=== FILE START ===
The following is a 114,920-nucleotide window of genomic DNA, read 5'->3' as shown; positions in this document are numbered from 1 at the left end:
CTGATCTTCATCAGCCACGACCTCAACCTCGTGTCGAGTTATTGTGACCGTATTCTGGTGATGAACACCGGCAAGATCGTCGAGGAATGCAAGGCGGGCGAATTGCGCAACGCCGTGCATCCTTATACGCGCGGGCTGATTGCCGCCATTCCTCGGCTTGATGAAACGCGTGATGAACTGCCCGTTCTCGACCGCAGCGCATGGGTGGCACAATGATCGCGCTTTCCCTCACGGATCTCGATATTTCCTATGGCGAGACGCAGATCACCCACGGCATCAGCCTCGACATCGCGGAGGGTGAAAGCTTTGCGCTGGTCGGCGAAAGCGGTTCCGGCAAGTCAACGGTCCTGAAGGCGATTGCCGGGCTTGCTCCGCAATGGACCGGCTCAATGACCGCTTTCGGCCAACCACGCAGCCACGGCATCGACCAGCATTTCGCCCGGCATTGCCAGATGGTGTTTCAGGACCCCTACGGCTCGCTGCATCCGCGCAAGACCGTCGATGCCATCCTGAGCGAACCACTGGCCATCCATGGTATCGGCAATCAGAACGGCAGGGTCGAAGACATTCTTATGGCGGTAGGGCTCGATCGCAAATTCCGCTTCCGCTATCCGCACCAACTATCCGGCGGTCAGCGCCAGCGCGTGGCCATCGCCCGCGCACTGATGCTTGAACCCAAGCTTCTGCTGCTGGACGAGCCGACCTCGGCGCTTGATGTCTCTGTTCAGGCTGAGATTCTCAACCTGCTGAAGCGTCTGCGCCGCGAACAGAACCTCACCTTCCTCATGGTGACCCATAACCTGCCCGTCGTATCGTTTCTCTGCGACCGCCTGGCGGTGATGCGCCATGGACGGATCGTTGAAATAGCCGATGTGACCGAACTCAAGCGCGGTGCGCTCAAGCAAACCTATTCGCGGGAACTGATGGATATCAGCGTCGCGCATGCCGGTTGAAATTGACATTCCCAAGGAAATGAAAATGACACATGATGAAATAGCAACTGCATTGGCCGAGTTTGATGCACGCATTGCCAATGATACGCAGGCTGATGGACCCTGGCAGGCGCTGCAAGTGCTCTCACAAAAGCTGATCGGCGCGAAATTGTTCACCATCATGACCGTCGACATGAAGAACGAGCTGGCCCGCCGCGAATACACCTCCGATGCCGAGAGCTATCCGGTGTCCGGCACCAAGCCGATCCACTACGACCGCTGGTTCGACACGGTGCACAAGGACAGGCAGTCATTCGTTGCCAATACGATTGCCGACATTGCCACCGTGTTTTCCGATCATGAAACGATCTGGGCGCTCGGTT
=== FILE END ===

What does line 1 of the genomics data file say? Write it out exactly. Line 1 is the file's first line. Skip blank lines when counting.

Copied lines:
The following is a 114,920-nucleotide window of genomic DNA, read 5'->3' as shown; positions in this document are numbered from 1 at the left end: